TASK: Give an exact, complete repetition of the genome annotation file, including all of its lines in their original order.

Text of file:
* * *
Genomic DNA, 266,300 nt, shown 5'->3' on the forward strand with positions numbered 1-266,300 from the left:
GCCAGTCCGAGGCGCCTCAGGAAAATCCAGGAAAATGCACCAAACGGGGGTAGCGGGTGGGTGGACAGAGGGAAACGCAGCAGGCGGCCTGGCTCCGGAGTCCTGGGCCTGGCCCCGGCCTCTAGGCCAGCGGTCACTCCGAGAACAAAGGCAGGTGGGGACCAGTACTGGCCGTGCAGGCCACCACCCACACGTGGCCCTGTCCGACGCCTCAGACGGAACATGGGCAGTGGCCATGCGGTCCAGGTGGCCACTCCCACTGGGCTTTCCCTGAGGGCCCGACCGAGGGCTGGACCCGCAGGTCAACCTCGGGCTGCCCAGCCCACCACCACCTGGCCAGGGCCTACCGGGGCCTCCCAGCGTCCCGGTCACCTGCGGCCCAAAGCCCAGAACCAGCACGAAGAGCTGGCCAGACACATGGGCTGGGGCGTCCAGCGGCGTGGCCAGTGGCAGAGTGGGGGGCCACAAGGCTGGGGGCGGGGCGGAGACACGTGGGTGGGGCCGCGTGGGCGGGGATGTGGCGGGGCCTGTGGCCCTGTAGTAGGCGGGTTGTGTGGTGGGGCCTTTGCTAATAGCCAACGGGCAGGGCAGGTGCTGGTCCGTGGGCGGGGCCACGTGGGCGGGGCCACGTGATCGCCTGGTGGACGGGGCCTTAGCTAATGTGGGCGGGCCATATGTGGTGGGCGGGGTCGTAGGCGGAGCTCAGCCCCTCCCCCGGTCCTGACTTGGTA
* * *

Genomic DNA, 266,300 nt, shown 5'->3' on the forward strand with positions numbered 1-266,300 from the left:
GCCAGTCCGAGGCGCCTCAGGAAAATCCAGGAAAATGCACCAAACGGGGGTAGCGGGTGGGTGGACAGAGGGAAACGCAGCAGGCGGCCTGGCTCCGGAGTCCTGGGCCTGGCCCCGGCCTCTAGGCCAGCGGTCACTCCGAGAACAAAGGCAGGTGGGGACCAGTACTGGCCGTGCAGGCCACCACCCACACGTGGCCCTGTCCGACGCCTCAGACGGAACATGGGCAGTGGCCATGCGGTCCAGGTGGCCACTCCCACTGGGCTTTCCCTGAGGGCCCGACCGAGGGCTGGACCCGCAGGTCAACCTCGGGCTGCCCAGCCCACCACCACCTGGCCAGGGCCTACCGGGGCCTCCCAGCGTCCCGGTCACCTGCGGCCCAAAGCCCAGAACCAGCACGAAGAGCTGGCCAGACACATGGGCTGGGGCGTCCAGCGGCGTGGCCAGTGGCAGAGTGGGGGGCCACAAGGCTGGGGGCGGGGCGGAGACACGTGGGTGGGGCCGCGTGGGCGGGGATGTGGCGGGGCCTGTGGCCCTGTAGTAGGCGGGTTGTGTGGTGGGGCCTTTGCTAATAGCCAACGGGCAGGGCAGGTGCTGGTCCGTGGGCGGGGCCACGTGGGCGGGGCCACGTGATCGCCTGGTGGACGGGGCCTTAGCTAATGTGGGCGGGCCATATGTGGTGGGCGGGGTCGTAGGCGGAGCTCAGCCCCTCCCCCGGTCCTGACTTGGTA